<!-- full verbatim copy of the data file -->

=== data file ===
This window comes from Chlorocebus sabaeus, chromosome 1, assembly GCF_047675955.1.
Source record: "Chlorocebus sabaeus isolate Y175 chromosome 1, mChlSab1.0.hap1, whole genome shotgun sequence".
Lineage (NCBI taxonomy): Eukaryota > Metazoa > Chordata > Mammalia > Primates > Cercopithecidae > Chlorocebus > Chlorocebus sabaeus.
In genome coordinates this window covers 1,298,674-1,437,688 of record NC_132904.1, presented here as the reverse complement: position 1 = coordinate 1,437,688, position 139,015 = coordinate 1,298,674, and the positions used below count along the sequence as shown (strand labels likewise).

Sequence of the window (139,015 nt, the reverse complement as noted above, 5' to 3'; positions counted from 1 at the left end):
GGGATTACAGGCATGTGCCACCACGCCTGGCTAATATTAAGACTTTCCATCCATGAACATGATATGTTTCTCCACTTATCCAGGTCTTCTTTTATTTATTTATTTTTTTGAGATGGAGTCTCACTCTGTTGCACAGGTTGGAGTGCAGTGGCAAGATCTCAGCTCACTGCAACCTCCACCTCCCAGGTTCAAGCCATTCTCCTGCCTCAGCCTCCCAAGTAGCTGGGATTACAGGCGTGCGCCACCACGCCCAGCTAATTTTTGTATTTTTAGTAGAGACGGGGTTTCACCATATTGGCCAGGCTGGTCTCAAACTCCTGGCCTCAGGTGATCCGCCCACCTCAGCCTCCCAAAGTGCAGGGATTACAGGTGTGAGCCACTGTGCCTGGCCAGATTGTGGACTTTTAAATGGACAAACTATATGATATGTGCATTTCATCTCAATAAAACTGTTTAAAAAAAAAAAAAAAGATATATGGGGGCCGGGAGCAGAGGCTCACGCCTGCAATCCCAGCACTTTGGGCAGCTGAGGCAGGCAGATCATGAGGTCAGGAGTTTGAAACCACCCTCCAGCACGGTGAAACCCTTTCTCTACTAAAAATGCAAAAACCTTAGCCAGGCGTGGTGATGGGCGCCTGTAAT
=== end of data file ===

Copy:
This window comes from Chlorocebus sabaeus, chromosome 1, assembly GCF_047675955.1.
Source record: "Chlorocebus sabaeus isolate Y175 chromosome 1, mChlSab1.0.hap1, whole genome shotgun sequence".
Lineage (NCBI taxonomy): Eukaryota > Metazoa > Chordata > Mammalia > Primates > Cercopithecidae > Chlorocebus > Chlorocebus sabaeus.
In genome coordinates this window covers 1,298,674-1,437,688 of record NC_132904.1, presented here as the reverse complement: position 1 = coordinate 1,437,688, position 139,015 = coordinate 1,298,674, and the positions used below count along the sequence as shown (strand labels likewise).

Sequence of the window (139,015 nt, the reverse complement as noted above, 5' to 3'; positions counted from 1 at the left end):
GGGATTACAGGCATGTGCCACCACGCCTGGCTAATATTAAGACTTTCCATCCATGAACATGATATGTTTCTCCACTTATCCAGGTCTTCTTTTATTTATTTATTTTTTTGAGATGGAGTCTCACTCTGTTGCACAGGTTGGAGTGCAGTGGCAAGATCTCAGCTCACTGCAACCTCCACCTCCCAGGTTCAAGCCATTCTCCTGCCTCAGCCTCCCAAGTAGCTGGGATTACAGGCGTGCGCCACCACGCCCAGCTAATTTTTGTATTTTTAGTAGAGACGGGGTTTCACCATATTGGCCAGGCTGGTCTCAAACTCCTGGCCTCAGGTGATCCGCCCACCTCAGCCTCCCAAAGTGCAGGGATTACAGGTGTGAGCCACTGTGCCTGGCCAGATTGTGGACTTTTAAATGGACAAACTATATGATATGTGCATTTCATCTCAATAAAACTGTTTAAAAAAAAAAAAAAAGATATATGGGGGCCGGGAGCAGAGGCTCACGCCTGCAATCCCAGCACTTTGGGCAGCTGAGGCAGGCAGATCATGAGGTCAGGAGTTTGAAACCACCCTCCAGCACGGTGAAACCCTTTCTCTACTAAAAATGCAAAAACCTTAGCCAGGCGTGGTGATGGGCGCCTGTAAT